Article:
4. #4
    Senior Member Michigander's Avatar
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    Foam tubes and cable ties. Easy, cheap, effective and fast.
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  5. #5
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    careful not to nsulate the pipe from the current heat source of the house.

  6. #6
    Dirt Bomb sknhgy's Avatar
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    Quote Originally Posted by nivekdodge View Post
    careful not to nsulate the pipe from the current heat source of the house.
    You're in Florida? I wouldn't bother. It has to get pretty cold and stay there to burst pipes. One or two nights below freezing ain't gonna do it.

  7. #7
    Senior Member z415's Avatar
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    Quote Originally Posted by sknhgy View Post
    You're in Florida? I wouldn't bother. It has to get pretty cold and stay there to burst pipes. One or two nights below freezing ain't gonna do it.
    Better be safe than sorry. I have heard of frozen, busted pipes around here. My folks have just been lucky.
    Falling is learning...[SIGPIC][/SIGPIC]...learn to not fall in a box.
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  8. #8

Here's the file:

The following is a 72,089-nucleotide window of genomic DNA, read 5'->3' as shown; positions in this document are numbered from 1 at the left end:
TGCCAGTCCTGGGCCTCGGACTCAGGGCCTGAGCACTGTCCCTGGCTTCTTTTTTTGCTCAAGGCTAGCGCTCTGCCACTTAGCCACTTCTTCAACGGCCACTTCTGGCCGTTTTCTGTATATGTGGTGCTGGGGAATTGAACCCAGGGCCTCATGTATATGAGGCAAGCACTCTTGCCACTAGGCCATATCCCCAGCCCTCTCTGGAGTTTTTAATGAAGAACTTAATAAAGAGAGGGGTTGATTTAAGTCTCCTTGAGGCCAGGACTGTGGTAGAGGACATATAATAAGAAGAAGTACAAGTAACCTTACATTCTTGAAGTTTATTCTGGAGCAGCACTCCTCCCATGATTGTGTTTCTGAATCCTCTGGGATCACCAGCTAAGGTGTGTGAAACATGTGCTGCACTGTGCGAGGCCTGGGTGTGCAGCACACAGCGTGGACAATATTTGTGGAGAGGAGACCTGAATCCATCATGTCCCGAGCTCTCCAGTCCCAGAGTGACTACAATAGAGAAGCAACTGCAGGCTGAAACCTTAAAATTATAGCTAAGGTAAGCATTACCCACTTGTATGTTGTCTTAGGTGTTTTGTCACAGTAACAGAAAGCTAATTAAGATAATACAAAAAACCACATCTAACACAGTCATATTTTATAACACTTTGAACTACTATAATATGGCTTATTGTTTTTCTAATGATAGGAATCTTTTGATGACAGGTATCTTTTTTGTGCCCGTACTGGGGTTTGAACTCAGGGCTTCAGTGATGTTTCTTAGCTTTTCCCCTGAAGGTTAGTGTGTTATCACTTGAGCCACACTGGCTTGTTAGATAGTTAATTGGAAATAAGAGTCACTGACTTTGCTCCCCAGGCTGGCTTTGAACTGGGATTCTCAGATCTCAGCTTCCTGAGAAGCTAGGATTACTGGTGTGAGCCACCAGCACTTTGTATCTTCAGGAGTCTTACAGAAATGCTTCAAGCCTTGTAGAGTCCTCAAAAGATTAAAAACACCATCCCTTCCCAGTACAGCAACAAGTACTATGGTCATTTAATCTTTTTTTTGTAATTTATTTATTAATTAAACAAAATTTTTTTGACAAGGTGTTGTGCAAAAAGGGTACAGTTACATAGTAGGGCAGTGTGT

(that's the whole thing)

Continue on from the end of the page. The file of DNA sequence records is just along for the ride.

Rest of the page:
Senior Member z415's Avatar
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    Quote Originally Posted by Michigander View Post
    Foam tubes and cable ties. Easy, cheap, effective and fast.
    Good one. Did not think about using the package of zip ties I have. Thanks, will do that when I get back. Now starting to wish I got the cheaper non-self sealing tubing for cheaper.
    Falling is learning...[SIGPIC][/SIGPIC]...learn to not fall in a box.
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  9. #9
    Senior Member Lamplight's Avatar
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    Is the pipe anchored to the wall/foundation in some way? If it is, they'll probably just be 2-hole straps, which you could easily unscrew to get some more movement in the pipe. Then putting insulation around them would be easier.

  10. #10